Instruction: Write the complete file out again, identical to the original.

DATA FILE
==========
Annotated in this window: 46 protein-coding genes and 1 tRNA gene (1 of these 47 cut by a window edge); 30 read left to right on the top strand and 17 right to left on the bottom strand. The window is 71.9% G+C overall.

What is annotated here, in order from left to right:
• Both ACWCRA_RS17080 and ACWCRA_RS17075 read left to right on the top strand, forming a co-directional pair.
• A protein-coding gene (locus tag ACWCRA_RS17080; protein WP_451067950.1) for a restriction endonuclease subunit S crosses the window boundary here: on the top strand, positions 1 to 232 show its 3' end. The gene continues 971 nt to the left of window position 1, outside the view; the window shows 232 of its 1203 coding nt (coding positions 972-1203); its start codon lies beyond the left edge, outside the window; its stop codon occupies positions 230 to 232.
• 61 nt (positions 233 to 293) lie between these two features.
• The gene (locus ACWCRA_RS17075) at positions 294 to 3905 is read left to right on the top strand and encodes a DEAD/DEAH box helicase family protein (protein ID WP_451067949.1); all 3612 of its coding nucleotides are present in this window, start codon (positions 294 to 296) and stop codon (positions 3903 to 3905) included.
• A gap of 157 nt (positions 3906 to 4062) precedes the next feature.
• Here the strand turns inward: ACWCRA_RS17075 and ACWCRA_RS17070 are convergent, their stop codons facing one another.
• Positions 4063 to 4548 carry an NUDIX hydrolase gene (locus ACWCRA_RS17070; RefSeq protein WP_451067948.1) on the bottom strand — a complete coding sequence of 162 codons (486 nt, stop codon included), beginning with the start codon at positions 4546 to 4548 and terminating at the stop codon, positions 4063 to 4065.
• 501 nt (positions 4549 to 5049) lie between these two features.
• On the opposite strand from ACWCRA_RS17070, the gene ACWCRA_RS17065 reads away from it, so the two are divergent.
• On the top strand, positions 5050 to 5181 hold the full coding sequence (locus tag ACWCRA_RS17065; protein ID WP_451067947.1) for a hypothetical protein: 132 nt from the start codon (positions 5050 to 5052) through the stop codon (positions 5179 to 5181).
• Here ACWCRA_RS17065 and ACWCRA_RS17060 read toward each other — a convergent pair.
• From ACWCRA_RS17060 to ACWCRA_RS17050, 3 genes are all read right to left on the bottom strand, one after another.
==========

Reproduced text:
Annotated in this window: 46 protein-coding genes and 1 tRNA gene (1 of these 47 cut by a window edge); 30 read left to right on the top strand and 17 right to left on the bottom strand. The window is 71.9% G+C overall.

What is annotated here, in order from left to right:
• Both ACWCRA_RS17080 and ACWCRA_RS17075 read left to right on the top strand, forming a co-directional pair.
• A protein-coding gene (locus tag ACWCRA_RS17080; protein WP_451067950.1) for a restriction endonuclease subunit S crosses the window boundary here: on the top strand, positions 1 to 232 show its 3' end. The gene continues 971 nt to the left of window position 1, outside the view; the window shows 232 of its 1203 coding nt (coding positions 972-1203); its start codon lies beyond the left edge, outside the window; its stop codon occupies positions 230 to 232.
• 61 nt (positions 233 to 293) lie between these two features.
• The gene (locus ACWCRA_RS17075) at positions 294 to 3905 is read left to right on the top strand and encodes a DEAD/DEAH box helicase family protein (protein ID WP_451067949.1); all 3612 of its coding nucleotides are present in this window, start codon (positions 294 to 296) and stop codon (positions 3903 to 3905) included.
• A gap of 157 nt (positions 3906 to 4062) precedes the next feature.
• Here the strand turns inward: ACWCRA_RS17075 and ACWCRA_RS17070 are convergent, their stop codons facing one another.
• Positions 4063 to 4548 carry an NUDIX hydrolase gene (locus ACWCRA_RS17070; RefSeq protein WP_451067948.1) on the bottom strand — a complete coding sequence of 162 codons (486 nt, stop codon included), beginning with the start codon at positions 4546 to 4548 and terminating at the stop codon, positions 4063 to 4065.
• 501 nt (positions 4549 to 5049) lie between these two features.
• On the opposite strand from ACWCRA_RS17070, the gene ACWCRA_RS17065 reads away from it, so the two are divergent.
• On the top strand, positions 5050 to 5181 hold the full coding sequence (locus tag ACWCRA_RS17065; protein ID WP_451067947.1) for a hypothetical protein: 132 nt from the start codon (positions 5050 to 5052) through the stop codon (positions 5179 to 5181).
• Here ACWCRA_RS17065 and ACWCRA_RS17060 read toward each other — a convergent pair.
• From ACWCRA_RS17060 to ACWCRA_RS17050, 3 genes are all read right to left on the bottom strand, one after another.